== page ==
Bankfodder, I know what you're saying, and I can remember a case from years ago in Archway, North London, where a squatter had lived in the property for 25 years, and then put in a claim for ownership, which the courts gave him. A nice big three storey job in Fairbridge Rd N19. That house was worth around £500k then, probably double that now...

 

 

We'll see what Step Change come up with tomorrow. Hopefully it will be good news :)

 

 

Thanks once again guys :D

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All the major debt charities receive funding from financial institutions to a certain degree. Some also get government funding too. That doesn't mean that they are going to be working on the side of the bank than the consumer. What I will say, though, is that some are FAR better trained when it comes to matters of a technical nature than others.

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All the major debt charities receive funding from financial institutions to a certain degree. Some also get government funding too. That doesn't mean that they are going to be working on the side of the bank than the consumer. What I will say, though, is that some are FAR better trained when it comes to matters of a technical nature than others.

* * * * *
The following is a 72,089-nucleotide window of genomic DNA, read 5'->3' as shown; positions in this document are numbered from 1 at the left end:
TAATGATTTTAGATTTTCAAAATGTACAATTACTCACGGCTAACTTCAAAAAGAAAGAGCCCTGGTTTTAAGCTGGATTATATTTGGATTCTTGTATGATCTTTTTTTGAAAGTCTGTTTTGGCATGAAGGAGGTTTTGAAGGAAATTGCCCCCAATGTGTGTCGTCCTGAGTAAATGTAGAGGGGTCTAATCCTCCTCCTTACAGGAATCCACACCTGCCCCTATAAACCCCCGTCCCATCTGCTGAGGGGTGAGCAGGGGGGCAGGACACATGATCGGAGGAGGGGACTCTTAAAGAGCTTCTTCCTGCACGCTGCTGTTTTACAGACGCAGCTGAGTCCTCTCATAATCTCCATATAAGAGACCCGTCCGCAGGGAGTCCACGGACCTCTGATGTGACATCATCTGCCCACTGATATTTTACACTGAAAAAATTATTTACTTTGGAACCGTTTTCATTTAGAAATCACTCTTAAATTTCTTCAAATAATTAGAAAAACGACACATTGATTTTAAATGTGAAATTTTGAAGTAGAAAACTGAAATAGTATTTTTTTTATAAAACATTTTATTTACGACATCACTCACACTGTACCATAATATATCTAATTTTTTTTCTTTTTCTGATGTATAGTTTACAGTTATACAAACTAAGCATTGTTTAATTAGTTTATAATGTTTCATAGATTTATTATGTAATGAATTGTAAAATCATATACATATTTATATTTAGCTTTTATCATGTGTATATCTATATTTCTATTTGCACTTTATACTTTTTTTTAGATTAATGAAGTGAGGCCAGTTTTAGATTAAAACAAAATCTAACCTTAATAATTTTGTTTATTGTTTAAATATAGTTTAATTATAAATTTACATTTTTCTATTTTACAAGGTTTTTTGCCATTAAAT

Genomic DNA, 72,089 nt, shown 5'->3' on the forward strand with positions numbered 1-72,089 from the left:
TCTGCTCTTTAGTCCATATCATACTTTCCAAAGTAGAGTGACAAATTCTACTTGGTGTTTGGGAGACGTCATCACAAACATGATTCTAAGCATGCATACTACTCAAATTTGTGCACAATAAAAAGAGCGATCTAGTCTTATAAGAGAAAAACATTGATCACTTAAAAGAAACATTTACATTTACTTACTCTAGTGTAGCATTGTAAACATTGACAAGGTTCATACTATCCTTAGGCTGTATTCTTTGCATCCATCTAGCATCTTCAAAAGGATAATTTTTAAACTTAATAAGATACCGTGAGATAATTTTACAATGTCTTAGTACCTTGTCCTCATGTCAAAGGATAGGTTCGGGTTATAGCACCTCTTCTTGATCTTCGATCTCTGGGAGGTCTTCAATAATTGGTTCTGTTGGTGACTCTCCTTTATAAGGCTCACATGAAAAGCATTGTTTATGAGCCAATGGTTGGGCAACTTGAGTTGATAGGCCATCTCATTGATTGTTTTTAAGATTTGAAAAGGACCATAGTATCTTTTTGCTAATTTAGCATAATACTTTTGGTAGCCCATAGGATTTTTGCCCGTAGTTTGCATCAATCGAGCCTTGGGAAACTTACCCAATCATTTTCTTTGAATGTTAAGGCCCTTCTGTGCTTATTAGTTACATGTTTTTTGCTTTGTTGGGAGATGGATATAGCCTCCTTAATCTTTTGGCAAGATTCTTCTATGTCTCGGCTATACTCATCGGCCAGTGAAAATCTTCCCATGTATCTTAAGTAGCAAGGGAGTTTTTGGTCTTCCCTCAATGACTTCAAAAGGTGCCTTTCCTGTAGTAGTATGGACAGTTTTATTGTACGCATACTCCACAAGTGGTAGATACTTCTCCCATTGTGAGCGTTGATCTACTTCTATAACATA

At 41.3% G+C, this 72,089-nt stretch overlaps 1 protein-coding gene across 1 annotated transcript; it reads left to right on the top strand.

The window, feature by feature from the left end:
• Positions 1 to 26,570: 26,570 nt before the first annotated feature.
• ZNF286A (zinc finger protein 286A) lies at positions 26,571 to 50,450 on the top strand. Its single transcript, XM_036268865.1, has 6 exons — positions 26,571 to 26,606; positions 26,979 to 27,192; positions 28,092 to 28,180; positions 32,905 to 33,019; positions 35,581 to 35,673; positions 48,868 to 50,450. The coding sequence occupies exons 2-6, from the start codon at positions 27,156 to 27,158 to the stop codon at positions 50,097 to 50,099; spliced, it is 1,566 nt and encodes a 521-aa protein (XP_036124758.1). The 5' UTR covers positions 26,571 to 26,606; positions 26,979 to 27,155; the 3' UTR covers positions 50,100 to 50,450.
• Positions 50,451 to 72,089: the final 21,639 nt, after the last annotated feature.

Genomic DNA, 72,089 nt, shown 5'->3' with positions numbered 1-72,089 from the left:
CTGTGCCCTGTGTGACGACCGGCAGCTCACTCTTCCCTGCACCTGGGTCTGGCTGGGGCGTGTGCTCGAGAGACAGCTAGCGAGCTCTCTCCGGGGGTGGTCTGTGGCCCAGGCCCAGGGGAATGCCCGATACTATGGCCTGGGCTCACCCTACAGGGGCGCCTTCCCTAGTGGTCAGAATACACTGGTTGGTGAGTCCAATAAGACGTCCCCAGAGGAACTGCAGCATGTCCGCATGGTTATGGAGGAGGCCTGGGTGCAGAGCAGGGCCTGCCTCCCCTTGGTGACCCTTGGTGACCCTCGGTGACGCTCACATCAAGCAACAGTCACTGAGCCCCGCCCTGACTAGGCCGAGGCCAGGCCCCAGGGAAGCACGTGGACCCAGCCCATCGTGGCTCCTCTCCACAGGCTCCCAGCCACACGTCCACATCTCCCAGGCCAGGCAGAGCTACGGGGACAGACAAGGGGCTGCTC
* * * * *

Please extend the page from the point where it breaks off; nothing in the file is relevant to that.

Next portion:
I would have thought that a charity such as Step Change would have known the correct answer to my question, thankfully you guys are around :D

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I would have thought that a charity such as Step Change would have known the correct answer to my question, thankfully you guys are around :D

Some of these "debt Charities" also receive funding from debt purchasers and DCA even have representative involved in the running of them!!


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I would have thought that a charity such as Step Change would have known the correct answer to my question, thankfully you guys are around :D

 

Some have a higher calibre of staff and training than others, I can assure you of that.

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Just a question.

If a creditor lodges N1 5.5 years from when the clock started ticking and as thw debtor had moved would that not result in a jummary judgement and CCJ which would add another 3 years unless you then later found out and had it set aside? Thus starting the whole process again and having to defend the claim?


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The SabreSheep, All information is offered on good faith and based on mine and others experiences. I am not a qualified legal professional and you should always seek legal advice if you are unsure of your position.

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You would need a reason to defend the claim. The wrong address is unlikely to be unless the creditor was made aware of the right address to serve documents to. Even then a defence is likely to be needed. Also set aside applications have a 'promptness' test, it may well be that the court doesn't allow an application after 3 years.